However, after FET procedures, some related complications have been reported. Of them, the most serious is that of spinal cord injury (SCI). Between the late 1990s and the early 2000s, Japan saw a trend regarding prompt use of home-made OSG, instead of standard TAR. After inserting the OSG, SCI occurred frequently, at rates of 15–20%, presumably due to long coverage of the intercostal arteries with long OSGs, causing embolization to the arteries responsible for spinal cord perfusion. Finally, this OSG trend dissipated in the recent era of thoracic endovascular aortic repair (TEVAR). Consequently, the positioning of the distal end of FET devices above the level of T8 is justified for prevention of SCI. The second issue involves another complication of stent graft-induced new entry (SINE). Through recent experiences, oversized FET devices and the mal-positioning of the distal end of FETs in the curved aortic segment, have been demonstrated as a risk-factor for SINE. For adequate use of Frozenix®, a diameter of 25–27 mm (80–90% of the diameter of the targeted descending aorta in the pre-operative CT-scans) and a length of 9 cm for the zone 2 TAR procedure, are recommended to prevent these two serious complications.
In the recent 2015 and 2016 annual report of the Japanese Association for Thoracic Surgery (9,10), the open aortic repairs for AAAD included root (-ascending) replacement in 7.0% of cases, ascending/hemi-arch replacement in 70.2%, TAR (+ partial arch replacement, PAR) in 29.7%, and root-arch replacement in 2.8% of cases. In 2016, FET procedures were added to the distal anastomosis of TAR in 47.7% of patients, while in most others, ET seemed to be used. Since 2014, the FET product device, Open Stent Graft® and Frozenix®, has been made available. In the above nation-wide data of 2016, the use of FET was limited to less than 50% of TAR cases, however nowadays, it has been increased to over 80%, in conjunction with TAR for AAAD (private communication).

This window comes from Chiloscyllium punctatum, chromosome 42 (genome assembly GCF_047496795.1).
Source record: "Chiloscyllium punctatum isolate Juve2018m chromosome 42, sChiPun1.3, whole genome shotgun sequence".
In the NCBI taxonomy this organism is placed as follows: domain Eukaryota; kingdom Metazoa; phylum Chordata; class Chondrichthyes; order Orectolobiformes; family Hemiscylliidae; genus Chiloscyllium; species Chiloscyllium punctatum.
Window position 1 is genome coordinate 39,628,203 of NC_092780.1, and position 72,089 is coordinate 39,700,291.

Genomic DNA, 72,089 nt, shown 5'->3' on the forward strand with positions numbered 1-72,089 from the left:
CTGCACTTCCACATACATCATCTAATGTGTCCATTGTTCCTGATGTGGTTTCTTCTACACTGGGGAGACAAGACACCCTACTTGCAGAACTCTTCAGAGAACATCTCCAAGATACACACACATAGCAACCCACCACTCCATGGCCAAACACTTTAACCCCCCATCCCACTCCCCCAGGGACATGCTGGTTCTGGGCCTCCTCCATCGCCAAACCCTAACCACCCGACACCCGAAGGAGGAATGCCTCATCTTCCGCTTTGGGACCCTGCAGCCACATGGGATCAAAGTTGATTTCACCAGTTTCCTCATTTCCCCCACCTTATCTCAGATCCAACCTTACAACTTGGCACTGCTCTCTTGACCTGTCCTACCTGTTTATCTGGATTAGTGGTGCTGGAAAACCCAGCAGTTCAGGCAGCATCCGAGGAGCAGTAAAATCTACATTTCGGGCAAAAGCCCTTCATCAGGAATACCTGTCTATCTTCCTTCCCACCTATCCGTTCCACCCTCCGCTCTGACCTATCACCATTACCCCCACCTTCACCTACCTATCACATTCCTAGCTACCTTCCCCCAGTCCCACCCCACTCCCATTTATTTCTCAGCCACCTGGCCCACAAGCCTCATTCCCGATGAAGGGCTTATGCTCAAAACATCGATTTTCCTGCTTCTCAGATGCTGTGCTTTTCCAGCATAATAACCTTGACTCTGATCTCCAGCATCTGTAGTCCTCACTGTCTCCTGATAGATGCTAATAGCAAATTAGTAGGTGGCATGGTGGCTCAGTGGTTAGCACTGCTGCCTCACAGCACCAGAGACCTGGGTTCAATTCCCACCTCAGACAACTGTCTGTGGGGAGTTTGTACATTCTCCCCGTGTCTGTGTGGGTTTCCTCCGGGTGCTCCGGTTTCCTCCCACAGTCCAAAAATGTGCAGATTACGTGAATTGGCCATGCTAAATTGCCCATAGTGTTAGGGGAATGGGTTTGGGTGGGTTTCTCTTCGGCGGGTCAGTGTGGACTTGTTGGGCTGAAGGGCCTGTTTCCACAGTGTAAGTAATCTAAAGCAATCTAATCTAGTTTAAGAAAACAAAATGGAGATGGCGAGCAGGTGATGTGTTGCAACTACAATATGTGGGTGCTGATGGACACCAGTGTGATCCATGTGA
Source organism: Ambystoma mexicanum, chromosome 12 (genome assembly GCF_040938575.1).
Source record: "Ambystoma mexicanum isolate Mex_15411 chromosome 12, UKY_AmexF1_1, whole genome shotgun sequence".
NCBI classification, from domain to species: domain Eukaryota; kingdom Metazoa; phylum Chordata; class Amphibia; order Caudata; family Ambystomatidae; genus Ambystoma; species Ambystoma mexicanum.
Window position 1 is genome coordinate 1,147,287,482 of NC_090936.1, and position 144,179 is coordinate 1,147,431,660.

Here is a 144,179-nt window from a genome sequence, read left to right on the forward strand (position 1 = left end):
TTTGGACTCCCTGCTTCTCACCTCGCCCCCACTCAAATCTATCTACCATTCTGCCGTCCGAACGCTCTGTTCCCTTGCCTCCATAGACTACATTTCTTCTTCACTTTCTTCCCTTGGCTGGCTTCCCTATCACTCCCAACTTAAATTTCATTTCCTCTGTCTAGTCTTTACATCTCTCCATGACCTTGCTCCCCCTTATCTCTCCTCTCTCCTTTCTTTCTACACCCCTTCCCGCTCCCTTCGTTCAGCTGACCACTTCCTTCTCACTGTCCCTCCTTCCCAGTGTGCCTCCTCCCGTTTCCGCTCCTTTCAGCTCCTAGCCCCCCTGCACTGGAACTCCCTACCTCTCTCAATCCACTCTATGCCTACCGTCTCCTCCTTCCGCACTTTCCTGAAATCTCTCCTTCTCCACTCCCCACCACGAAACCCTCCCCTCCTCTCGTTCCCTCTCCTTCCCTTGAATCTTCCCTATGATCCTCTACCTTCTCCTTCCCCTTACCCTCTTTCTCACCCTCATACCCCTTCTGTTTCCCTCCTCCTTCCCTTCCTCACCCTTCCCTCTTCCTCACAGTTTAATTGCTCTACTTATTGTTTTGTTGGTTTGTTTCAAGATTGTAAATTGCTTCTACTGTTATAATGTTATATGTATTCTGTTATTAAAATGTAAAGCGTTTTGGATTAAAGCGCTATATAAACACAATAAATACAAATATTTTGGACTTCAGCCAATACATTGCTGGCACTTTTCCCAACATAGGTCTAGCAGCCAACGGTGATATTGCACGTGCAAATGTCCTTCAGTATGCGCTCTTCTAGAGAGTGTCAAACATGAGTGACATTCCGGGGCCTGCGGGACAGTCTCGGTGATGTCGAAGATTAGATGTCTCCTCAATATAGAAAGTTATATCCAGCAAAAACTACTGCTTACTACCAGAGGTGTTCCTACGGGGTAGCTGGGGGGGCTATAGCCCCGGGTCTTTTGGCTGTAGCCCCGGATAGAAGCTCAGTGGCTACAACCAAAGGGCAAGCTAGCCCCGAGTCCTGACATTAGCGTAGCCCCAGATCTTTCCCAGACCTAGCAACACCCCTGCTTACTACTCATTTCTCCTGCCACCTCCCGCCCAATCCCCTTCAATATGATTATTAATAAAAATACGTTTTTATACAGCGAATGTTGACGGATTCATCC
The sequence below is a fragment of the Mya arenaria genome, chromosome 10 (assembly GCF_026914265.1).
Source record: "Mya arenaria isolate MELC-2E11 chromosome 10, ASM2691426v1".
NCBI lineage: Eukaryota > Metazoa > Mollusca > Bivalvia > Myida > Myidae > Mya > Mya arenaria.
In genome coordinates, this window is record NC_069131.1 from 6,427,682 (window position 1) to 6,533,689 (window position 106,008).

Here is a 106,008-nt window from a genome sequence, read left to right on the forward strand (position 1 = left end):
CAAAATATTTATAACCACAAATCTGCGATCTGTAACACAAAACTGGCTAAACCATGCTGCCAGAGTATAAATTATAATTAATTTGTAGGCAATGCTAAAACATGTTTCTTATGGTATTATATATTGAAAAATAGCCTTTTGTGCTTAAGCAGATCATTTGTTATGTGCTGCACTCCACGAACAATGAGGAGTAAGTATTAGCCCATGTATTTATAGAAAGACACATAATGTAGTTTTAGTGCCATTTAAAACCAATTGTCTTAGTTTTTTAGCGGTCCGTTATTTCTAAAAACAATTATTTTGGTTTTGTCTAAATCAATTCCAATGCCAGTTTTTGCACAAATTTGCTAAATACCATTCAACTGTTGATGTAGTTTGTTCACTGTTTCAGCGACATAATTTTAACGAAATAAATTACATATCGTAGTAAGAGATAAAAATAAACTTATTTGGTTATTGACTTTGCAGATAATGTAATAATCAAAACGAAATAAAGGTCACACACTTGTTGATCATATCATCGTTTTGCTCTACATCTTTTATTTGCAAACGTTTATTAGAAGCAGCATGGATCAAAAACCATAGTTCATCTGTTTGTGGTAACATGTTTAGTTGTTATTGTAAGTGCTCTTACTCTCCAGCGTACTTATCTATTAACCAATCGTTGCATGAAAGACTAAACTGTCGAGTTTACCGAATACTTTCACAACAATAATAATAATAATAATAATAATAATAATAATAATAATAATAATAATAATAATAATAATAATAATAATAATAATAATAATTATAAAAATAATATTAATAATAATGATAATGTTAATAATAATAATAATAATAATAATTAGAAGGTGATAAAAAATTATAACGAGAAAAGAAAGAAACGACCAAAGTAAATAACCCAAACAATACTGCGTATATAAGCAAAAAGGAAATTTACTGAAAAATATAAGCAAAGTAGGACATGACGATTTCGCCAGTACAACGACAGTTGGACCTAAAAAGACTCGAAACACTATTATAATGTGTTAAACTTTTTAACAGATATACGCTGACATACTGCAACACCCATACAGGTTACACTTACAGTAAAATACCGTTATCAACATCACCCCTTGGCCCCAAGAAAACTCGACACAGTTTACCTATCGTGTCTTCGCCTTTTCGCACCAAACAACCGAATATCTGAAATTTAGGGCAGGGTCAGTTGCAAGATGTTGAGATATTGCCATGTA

Another issue involves the use of FET in AAAD for patients with connective tissue disorders, such as Marfan syndrome. For such patients with a fragile and thin aortic wall, limited use of TEVAR has been recommended. The use of FET here is also controversial. However, apart from TEVAR devices, Frozenix® has an internal stent, which may be safer for the fragile aorta. Additionally, TAR with FET has been indicated for primary entry closure in type B acute aortic dissection (AAD) (11).
In the recent era of prompt TEVAR for complicated cases, and a proportion of uncomplicated ones, the indication of TAR with FET would otherwise be limited; however complicated type B AAD with retrograde dissection into the arch or with arch dilatation/aneurysm, can be repaired through the antegrade approach of TAR with FET.
Finally, in the ongoing analyses of the Japanese multi-center study (not published) on TAR with FET (n=143) for AAAD, outcomes were favorable, with in-hospital mortality at 2.1%, stroke in 7.7% of patients, and SCI in 3.5% of cases (paraplegia 2.1%, paraparesis 1.4%). Recent well-standardized TAR with FET conferring a lower SCI rate should thus be increasingly indicated for further improvement of long-term outcomes.
Conflicts of Interest: The author has no conflicts of interest to declare.